During my test period I ran them hard over all types of road and event. They tackled early season sportives, club runs, chain gangs and a couple of road races, as well as a bit of London commuting – a harsh test for man or wheel! At no time did I feel they were in any way inferior, or ‘just’ a training wheel.


The build quality is fantastic, spin them in your hands and the hubs are smooth, seeming to spin forever. The rims run as true today as when I first got them, despite having been ridden over some quite appalling road surfaces. I had wanted to try them out on the ‘cross bike, but didn’t manage to fit that in, if I do get a chance this winter then I’ll let you know how they handle the muck.


If you are going to run the Bortola's tubeless you'll need to add some rim tape to cover the spoke holes
If you are going to run the Bortola’s tubeless you’ll need to add some rim tape to cover the spoke holes


After running the Pro-Lite Bortola A21W as a regular clincher wheelset, I decided to try them tubeless. I’ve been running a DIY tubeless setup on my ‘cross bike this summer and was keen to see how a designed for purpose wheelset and tubeless specific tyre would work. The tyre I chose was the Schwalbe One, which we are currently testing. Fitting them to the Bortolas was fairly straight forward, they needed a little persuading with a tyre lever, but nothing too irksome.


With a layer of Stans yellow tape fitted and some Continental sealant inside, I was able to get them to inflate with a standard track pump first time, only for them to slowly deflate… I had been warned about the potential faff of tubeless, but after giving them a good shake and a spin, I left them overnight and when I came down the following day and re-inflated them they stayed up, success!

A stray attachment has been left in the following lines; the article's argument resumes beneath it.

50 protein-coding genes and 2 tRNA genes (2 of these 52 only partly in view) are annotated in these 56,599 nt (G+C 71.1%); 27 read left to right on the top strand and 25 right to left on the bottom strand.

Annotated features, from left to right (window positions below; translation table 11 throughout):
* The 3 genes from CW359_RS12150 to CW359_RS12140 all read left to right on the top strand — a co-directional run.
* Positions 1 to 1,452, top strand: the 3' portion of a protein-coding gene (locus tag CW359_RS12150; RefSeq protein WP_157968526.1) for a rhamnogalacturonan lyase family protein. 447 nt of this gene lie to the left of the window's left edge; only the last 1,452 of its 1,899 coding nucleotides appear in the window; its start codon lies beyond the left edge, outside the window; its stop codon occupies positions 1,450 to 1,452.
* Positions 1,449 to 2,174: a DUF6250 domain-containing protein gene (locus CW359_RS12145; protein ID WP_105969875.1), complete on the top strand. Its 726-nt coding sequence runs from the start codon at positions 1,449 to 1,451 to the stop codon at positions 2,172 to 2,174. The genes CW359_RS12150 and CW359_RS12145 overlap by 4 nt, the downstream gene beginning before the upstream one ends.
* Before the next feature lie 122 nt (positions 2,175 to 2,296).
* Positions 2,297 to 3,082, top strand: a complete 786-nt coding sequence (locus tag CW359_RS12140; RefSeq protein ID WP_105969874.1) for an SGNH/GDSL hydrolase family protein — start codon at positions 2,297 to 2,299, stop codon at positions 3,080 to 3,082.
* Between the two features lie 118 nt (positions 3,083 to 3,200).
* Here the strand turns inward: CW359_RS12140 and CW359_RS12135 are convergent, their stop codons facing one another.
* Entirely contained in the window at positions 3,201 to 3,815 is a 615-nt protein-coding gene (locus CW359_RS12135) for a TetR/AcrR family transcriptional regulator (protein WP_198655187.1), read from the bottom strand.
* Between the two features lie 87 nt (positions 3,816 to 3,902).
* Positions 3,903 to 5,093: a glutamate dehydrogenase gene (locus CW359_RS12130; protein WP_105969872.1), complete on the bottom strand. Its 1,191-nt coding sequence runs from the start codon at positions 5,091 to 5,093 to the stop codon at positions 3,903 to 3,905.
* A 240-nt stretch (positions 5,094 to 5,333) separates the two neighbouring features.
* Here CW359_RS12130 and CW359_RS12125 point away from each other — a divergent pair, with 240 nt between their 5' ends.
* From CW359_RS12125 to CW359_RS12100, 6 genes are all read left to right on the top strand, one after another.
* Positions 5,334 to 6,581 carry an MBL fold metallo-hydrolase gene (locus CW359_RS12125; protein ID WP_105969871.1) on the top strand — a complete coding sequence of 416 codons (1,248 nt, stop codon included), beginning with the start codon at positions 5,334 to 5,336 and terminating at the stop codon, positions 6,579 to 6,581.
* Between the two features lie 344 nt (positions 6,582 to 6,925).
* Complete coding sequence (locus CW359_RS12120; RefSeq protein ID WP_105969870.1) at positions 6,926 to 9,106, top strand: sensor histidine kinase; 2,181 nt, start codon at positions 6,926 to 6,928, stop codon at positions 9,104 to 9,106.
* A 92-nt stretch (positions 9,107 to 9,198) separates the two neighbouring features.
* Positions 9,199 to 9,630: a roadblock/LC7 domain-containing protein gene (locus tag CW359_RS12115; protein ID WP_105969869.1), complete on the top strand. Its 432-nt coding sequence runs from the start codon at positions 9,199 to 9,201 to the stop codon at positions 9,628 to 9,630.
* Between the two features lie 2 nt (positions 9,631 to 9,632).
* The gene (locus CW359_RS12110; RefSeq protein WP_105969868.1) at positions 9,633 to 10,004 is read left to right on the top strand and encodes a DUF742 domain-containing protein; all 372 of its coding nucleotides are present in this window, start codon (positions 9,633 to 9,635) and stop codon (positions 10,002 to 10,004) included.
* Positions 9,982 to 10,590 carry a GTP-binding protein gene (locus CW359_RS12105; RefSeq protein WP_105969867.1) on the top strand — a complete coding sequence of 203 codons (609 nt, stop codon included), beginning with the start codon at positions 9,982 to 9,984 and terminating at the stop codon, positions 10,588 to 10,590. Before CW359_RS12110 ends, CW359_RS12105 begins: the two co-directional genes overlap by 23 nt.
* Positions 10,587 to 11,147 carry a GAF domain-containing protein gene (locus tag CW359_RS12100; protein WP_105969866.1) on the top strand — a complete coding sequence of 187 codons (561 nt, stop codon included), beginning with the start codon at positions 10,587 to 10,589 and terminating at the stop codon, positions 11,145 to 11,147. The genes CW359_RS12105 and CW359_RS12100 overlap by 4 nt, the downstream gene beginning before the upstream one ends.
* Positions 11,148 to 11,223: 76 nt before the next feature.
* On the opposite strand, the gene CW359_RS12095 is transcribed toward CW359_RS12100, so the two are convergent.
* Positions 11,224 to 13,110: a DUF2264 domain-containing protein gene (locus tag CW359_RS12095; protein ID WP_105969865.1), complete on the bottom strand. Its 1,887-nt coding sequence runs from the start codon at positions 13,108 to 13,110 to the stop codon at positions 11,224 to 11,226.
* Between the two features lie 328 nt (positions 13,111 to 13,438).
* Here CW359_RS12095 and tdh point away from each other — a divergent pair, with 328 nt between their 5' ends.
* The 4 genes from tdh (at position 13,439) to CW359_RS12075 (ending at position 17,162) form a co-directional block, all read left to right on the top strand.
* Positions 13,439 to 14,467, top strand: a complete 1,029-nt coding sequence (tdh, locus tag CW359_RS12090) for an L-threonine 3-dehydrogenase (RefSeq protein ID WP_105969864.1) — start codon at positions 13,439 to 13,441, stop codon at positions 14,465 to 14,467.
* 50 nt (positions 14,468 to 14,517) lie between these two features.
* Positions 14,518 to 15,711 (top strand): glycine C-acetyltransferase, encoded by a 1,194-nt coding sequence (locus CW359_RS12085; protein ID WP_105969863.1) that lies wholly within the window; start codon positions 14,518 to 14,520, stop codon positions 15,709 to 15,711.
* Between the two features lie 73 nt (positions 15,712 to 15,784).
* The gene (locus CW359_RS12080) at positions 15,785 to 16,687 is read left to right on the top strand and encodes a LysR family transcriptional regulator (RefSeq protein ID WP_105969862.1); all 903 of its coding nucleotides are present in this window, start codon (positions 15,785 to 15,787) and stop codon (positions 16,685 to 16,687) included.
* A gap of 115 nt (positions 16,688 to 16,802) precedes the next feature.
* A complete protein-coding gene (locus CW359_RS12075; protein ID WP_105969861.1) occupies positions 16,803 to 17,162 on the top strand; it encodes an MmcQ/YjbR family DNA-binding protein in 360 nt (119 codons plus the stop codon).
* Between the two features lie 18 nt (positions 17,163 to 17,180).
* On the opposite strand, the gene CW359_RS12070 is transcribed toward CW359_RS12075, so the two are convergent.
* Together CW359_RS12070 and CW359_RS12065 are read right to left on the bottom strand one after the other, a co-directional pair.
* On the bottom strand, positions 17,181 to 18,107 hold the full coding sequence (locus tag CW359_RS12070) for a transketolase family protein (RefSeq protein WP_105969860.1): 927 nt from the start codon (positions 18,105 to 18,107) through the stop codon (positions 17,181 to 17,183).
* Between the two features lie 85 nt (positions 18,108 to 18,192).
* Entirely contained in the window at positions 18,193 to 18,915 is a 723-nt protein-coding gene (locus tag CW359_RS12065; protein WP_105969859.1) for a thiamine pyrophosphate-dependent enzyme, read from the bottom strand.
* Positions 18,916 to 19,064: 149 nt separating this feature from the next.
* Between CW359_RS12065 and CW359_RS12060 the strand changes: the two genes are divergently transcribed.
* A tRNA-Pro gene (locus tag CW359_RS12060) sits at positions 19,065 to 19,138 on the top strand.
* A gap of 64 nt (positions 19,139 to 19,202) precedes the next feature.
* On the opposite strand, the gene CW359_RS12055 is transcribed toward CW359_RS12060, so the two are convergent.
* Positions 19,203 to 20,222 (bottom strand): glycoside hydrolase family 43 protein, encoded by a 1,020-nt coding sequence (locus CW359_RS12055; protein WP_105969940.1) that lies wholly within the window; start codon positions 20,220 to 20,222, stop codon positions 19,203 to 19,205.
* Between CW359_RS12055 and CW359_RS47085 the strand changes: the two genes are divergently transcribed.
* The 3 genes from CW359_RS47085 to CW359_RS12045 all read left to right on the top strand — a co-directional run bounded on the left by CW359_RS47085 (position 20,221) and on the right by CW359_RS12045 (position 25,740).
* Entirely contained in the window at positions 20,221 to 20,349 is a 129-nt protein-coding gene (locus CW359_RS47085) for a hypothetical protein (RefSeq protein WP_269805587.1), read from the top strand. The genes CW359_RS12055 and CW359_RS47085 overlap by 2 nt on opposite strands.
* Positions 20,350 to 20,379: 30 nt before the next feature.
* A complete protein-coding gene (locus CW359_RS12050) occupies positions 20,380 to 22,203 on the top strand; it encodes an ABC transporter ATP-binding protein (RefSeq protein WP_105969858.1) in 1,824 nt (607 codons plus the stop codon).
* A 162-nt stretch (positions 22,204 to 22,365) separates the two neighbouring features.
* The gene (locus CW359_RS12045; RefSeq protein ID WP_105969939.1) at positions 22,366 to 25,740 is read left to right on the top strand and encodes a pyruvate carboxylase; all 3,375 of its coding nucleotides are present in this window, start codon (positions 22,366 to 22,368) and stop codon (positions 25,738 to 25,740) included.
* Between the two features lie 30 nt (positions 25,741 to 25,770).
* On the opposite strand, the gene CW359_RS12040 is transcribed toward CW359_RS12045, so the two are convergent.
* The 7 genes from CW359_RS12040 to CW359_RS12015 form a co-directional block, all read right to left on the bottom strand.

Over a week they would lose 10-20 psi, not a big deal, but worth keeping an eye on. The ride quality was similar to a standard clincher, but I had a lot more confidence tackling the rough, flint ridden centre strips of little country lanes. In one case on the Tour of Cambridgeshire I was happy to ride one of the few climbs up one of these middle strips, saving me from being boxed in. A handy tactical tool, not having to worry about race finishing punctures means you can tackle different lines.


One potential pitfall to watch out for when setting up tubeless rims, is when using tape make sure it goes on crease free. I didn’t get it perfect on my rear wheel and after a couple of months riding and always leaving it fully inflated – perhaps the problem – I noticed the rear was going soft. Checking the tyre there was no sign of a puncture, so after a lot of head scratching and swearing I removed the tyre and found that the tape had a big crease in it, which had, I guess over time and under constant pressure, finally split. The remedy was simple, remove and replace the rim tape.


So there you have it, the Pro-Lite Bortola A21W. They are light, fast, tough and available for the kind of wallet friendly price that will mean you won’t have to hide them from your significant other. Hand built by skilled workers in the Pro-Lite factory, you know you are getting a quality product, with over thirty years of wheel building experience. You can also order replacement parts from their on-line shop which makes finding specific items like axles easier. And if you are keen to try out the tubeless revolution they are a great wheel to start on, with the added benefit of wider rims to speed you on your way.


I can heartily recommend the Prol-Lite Bortola A21W wheelset if you’re looking for some fast training wheels, or if you want a set of quality do-it-all wheels, either way they won’t let you down. To get a feel of the level of care and attention to detail that goes into Pro-Lite’s products watch the video below, that shows the construction of one of their carbon wheels.





Pro-Lite on Wiggle